The retirement plan was established by the employer. Section 6 provides that it is to be administered by a retirement board appointed by the employer's board of directors, to serve at the pleasure of the latter board. The plan also provides that the members of the retirement board shall elect a secretary. It is agreed that Fagan wrote several letters to the retirement board, inquiring as to his rights under the plan, and, in reply, he received letters from the secretary, on behalf of that board.

14

A careful analysis of the plan, particularly subsections 4(1)(a), 4(3)(b) and 4(4) demonstrates that there are ambiguities in the language covering selection and revocation of options available to an employee pursuant to the plan. The plan is not clear as to the case of an employee who dies during a period of extended service and who, prior to this Normal Retirement Date,1 had selected an option.

15

Subsection 4(1)(a) provides that 'Upon the request of the Company (the employer) * * * a Member may defer his retirement and be continued in service,' and further 'that if the Member should die during any such extension, payment shall be made as provided in Subsection 3(b) of this Section 4 as if he had retired immediately prior to death.' Subsection 3(b) provides

16

'If an optional benefit has not been elected and if the Member dies before 60 monthly installments of his Retirement Allowance have become payable, payments shall be continued to the beneficiary nominated by the Member by written designation filed with the Retirement Board if such beneficiary survives him, until a total of 60 monthly installments have been paid to him and the beneficiary. In the event of the death of the survivor of the Member and the beneficiary before 60 monthly installments have become payable, the present value computed at Regular Interest of the remainder of the 60 monthly installments shall be paid in one sum to the executors or administrators of such survivor.' (Emphasis supplied.)

17

There is here a lurking ambiguity since the wording of subsection 3(b) indicates that it is applicable to employees who have not chosen an option and are already receiving retirement allowance payments. Fagan, of course, had chosen an option and at the time of his death was not receiving any payments.

18

Subsection 4(4) provides that 'Any member may, by written notice received by the Retirement Board prior to his retirement, elect to convert the benefits otherwise payable on his account into an optional benefit * * *.' (Emphasis supplied.) It is not clear whether the word 'retirement' refers to his Normal Retirement Date or to the date of his actual retirement.2 Fagan's Normal Retirement Date was December 1, 1952.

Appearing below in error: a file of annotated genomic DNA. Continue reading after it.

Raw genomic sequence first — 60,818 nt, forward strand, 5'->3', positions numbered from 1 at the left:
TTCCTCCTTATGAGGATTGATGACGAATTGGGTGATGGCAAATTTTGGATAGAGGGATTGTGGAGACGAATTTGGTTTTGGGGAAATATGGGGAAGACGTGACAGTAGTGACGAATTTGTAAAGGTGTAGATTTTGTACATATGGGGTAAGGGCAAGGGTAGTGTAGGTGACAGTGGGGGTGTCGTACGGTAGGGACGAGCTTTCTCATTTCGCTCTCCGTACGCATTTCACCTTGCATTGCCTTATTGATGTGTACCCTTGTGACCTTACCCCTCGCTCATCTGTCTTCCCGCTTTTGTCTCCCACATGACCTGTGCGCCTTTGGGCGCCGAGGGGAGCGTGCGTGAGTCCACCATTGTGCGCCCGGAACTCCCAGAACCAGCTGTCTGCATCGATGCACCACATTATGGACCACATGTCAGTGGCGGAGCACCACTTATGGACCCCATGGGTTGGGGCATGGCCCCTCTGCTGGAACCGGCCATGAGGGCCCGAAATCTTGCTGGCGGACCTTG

19

Subsection 4(4) further states: 'If a member or the beneficiary designated under the option dies prior to the Member's retirement, the election shall thereby be revoked * * *.' (Emphasis supplied.) The same problem arises. Hence, if the word 'retirement' in that part of subsection 4(4) first above set forth, means Normal Retirement Date, it is logical that the same word in the next sentence also means the same date. That a confusing ambiguity exists in this respect is further evidenced by the retirement board's letter of September 3, 1952 to Fagan in which the board said, in part:

20

'According to the provisions of the Plan, if you wish to elect an option other than the normal retirement allowance it is necessary for you to do so prior to December 1, 1952. This is because your benefits in the Plan become vested as of that date. If you do not elect an optional form of payment, on and after the 31 day of December, 1953, you will receive monthly benefits for the remainder of your life with 60 monthly installments guaranteed to you or your beneficiary.'

21

Read together it is clear that the above subsections could logically be construed in the manner urged by plaintiff, i.e. that an employee who reaches his Normal Retirement Date after selecting an option is to have the benefit of that option even though he defers his actual retirement and dies during the period of extended service.